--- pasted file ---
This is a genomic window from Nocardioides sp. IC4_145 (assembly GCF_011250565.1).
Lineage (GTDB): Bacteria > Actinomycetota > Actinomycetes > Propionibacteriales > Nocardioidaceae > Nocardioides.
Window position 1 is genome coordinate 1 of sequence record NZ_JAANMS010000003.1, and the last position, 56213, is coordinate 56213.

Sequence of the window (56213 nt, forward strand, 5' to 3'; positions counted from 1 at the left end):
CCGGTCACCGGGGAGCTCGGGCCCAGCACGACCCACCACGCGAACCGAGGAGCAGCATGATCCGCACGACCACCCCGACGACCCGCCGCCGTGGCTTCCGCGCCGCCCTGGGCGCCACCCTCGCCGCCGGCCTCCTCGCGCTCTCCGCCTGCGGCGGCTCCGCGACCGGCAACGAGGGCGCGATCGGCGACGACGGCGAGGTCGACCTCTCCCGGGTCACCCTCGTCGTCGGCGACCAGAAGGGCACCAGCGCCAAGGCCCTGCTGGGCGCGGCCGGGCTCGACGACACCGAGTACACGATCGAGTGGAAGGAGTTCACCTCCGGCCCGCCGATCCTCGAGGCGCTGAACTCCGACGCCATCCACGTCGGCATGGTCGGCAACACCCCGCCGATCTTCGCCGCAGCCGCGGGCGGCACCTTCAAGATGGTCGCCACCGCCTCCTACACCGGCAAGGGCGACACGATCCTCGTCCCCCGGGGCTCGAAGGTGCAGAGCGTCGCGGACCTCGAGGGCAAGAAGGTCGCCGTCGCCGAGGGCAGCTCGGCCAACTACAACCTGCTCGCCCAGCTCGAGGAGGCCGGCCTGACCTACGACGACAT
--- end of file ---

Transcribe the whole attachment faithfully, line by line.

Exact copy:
This is a genomic window from Nocardioides sp. IC4_145 (assembly GCF_011250565.1).
Lineage (GTDB): Bacteria > Actinomycetota > Actinomycetes > Propionibacteriales > Nocardioidaceae > Nocardioides.
Window position 1 is genome coordinate 1 of sequence record NZ_JAANMS010000003.1, and the last position, 56213, is coordinate 56213.

Sequence of the window (56213 nt, forward strand, 5' to 3'; positions counted from 1 at the left end):
CCGGTCACCGGGGAGCTCGGGCCCAGCACGACCCACCACGCGAACCGAGGAGCAGCATGATCCGCACGACCACCCCGACGACCCGCCGCCGTGGCTTCCGCGCCGCCCTGGGCGCCACCCTCGCCGCCGGCCTCCTCGCGCTCTCCGCCTGCGGCGGCTCCGCGACCGGCAACGAGGGCGCGATCGGCGACGACGGCGAGGTCGACCTCTCCCGGGTCACCCTCGTCGTCGGCGACCAGAAGGGCACCAGCGCCAAGGCCCTGCTGGGCGCGGCCGGGCTCGACGACACCGAGTACACGATCGAGTGGAAGGAGTTCACCTCCGGCCCGCCGATCCTCGAGGCGCTGAACTCCGACGCCATCCACGTCGGCATGGTCGGCAACACCCCGCCGATCTTCGCCGCAGCCGCGGGCGGCACCTTCAAGATGGTCGCCACCGCCTCCTACACCGGCAAGGGCGACACGATCCTCGTCCCCCGGGGCTCGAAGGTGCAGAGCGTCGCGGACCTCGAGGGCAAGAAGGTCGCCGTCGCCGAGGGCAGCTCGGCCAACTACAACCTGCTCGCCCAGCTCGAGGAGGCCGGCCTGACCTACGACGACAT